Sellers mostly want the same things: to sell their homes quickly and for the most money possible given the market. To do this, a home needs good visibility. Agents should be prepared to demonstrate an understanding of the best audience for the home and to explain how the home will be advertised for sale. For some homeowners, marketing plans are the major distinguishing factors between agents. Agents should also have a plan for open houses, knowing when these will be held and how frequently, along with how they intend to attract qualified buyers.
3. Smart Strategy for Determining the Listing Price of a Property
A homebuyer may choose one real estate agent over another based solely on the price they think their house should be listed for, obviously going with the agent who values their home the highest. A home that’s too expensive won’t sell, so caution is always advised here.
To get listings, agents need to be knowledgeable about comparable properties that have recently sold, and also what else is on the market. An agent should know what’s on the market nearby in the same price range – the homes that a prospective homebuyer will be looking at. For a home to sell, the listing price needs to reflect how it compares to other similar properties currently on the market. When a homeowner is too aggressive about selling prices, sometimes it’s best for an agent to walk away and revisit listing the home after another broker has been unable to sell it.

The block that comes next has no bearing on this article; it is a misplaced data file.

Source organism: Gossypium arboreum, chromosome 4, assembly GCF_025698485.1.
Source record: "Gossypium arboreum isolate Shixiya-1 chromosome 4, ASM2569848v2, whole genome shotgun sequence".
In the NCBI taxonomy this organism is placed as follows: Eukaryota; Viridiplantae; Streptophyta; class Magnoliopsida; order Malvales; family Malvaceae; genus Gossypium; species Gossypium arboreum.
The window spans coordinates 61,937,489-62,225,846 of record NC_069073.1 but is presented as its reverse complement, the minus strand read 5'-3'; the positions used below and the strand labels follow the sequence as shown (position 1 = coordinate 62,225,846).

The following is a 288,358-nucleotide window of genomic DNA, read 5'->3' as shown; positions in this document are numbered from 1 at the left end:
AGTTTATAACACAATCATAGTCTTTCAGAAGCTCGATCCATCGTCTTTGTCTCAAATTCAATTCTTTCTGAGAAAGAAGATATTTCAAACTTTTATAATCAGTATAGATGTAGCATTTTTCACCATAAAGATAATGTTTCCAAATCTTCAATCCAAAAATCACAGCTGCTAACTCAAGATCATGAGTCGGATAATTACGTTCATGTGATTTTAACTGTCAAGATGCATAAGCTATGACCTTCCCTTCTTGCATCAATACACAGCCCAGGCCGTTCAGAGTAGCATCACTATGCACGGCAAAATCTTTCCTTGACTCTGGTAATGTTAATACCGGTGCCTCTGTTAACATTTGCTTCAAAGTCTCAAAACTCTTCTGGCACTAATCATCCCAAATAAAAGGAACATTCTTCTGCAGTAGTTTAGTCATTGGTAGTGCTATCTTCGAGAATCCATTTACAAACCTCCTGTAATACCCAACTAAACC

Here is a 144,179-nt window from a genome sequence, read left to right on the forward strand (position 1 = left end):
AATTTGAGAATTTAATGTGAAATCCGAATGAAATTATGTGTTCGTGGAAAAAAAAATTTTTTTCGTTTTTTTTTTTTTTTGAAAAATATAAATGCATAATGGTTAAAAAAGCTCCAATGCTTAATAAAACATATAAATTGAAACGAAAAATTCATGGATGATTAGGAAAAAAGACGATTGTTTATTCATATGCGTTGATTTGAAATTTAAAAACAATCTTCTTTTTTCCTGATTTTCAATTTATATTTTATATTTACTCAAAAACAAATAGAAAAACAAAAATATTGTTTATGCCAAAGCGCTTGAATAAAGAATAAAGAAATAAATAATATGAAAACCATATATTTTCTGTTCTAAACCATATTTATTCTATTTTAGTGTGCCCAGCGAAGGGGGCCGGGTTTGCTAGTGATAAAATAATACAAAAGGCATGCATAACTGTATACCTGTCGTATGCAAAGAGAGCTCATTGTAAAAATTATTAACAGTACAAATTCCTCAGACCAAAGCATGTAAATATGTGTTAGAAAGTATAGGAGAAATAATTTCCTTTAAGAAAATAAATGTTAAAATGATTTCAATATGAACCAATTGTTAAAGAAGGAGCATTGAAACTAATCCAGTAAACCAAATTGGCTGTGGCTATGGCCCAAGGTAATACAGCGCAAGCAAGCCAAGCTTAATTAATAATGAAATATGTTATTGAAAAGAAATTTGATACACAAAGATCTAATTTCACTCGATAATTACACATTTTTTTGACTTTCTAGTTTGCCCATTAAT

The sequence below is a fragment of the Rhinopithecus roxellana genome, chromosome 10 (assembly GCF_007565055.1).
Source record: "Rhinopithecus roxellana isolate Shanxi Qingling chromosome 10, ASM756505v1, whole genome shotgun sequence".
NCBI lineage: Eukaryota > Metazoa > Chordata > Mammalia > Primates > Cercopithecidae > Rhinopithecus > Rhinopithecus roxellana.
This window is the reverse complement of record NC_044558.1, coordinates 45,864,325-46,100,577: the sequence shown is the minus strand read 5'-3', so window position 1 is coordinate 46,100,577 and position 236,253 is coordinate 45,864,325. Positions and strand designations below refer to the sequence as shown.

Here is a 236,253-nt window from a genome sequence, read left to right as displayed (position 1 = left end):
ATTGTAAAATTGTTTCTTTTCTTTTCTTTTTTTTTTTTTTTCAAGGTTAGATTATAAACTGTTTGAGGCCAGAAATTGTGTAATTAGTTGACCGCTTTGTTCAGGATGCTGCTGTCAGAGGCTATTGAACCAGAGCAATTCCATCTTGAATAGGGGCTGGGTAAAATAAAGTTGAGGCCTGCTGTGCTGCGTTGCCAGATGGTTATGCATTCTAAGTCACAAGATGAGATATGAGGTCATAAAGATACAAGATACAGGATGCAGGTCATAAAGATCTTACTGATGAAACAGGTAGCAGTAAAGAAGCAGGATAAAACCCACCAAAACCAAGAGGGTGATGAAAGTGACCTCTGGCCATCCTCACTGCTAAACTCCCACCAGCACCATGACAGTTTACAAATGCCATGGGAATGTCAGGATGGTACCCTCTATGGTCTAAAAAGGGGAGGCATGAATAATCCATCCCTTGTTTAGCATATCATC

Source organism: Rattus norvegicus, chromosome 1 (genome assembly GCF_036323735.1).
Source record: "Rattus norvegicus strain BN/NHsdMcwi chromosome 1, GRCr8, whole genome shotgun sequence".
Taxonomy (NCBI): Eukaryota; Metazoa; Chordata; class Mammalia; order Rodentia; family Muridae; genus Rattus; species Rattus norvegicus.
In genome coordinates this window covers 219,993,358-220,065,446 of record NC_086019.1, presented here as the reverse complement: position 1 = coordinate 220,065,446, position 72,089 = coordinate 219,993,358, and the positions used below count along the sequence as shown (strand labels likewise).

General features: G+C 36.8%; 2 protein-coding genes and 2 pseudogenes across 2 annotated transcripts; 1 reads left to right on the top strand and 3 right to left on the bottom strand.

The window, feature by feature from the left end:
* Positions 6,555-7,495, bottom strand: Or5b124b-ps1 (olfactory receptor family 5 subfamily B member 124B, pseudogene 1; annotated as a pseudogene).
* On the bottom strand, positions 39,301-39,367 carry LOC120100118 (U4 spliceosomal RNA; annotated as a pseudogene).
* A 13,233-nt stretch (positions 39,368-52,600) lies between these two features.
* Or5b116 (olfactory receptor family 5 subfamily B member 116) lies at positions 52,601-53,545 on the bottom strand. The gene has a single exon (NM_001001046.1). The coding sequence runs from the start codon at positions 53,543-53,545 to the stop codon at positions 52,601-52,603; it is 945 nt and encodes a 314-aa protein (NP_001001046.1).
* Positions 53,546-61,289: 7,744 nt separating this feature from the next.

In certain market conditions, there is a lot more latitude. Not long ago, agents used to suggest going to market at a low price and inviting a competitive bidding situation. Today, many brokers are comfortable going to market at a above-market price to appease homeowners (especially those who may be underwater on their financing), while advising buyer’s agents to present any offers no matter how much below the listing price.
4. Ensuring That the Property Shows Beautifully